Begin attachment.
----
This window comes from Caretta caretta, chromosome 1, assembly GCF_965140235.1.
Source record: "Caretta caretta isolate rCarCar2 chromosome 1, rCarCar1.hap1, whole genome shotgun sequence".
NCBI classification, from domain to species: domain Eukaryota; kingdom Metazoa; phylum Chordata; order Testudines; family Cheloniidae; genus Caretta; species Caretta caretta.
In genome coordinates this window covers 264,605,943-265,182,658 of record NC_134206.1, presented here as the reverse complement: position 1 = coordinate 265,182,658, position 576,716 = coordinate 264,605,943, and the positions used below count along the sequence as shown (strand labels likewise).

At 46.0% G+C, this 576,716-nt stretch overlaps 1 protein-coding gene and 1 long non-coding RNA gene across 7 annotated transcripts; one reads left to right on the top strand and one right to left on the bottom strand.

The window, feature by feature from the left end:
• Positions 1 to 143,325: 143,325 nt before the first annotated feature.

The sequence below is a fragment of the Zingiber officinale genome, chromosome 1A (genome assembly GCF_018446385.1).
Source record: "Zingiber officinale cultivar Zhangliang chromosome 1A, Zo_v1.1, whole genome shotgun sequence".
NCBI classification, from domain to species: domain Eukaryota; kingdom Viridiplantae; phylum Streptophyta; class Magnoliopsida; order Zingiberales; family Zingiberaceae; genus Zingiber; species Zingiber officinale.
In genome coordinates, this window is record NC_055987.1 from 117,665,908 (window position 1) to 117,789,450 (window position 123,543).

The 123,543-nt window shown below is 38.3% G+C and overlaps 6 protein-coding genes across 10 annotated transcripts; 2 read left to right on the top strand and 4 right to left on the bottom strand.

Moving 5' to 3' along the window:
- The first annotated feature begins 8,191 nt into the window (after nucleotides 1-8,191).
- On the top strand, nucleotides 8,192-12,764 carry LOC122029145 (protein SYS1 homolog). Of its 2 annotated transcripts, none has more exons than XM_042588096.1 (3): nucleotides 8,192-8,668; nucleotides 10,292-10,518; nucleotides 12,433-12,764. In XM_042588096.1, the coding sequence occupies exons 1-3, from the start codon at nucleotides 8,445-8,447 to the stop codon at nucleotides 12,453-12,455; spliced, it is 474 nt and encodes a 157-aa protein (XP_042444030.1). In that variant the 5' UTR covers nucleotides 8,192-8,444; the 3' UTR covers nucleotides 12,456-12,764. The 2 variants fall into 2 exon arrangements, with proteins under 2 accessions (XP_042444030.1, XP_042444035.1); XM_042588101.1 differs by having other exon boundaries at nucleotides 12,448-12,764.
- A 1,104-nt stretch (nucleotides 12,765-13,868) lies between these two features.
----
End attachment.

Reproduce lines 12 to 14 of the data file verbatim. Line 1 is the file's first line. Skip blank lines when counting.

The 123,543-nt window shown below is 38.3% G+C and overlaps 6 protein-coding genes across 10 annotated transcripts; 2 read left to right on the top strand and 4 right to left on the bottom strand.

Moving 5' to 3' along the window:
- The first annotated feature begins 8,191 nt into the window (after nucleotides 1-8,191).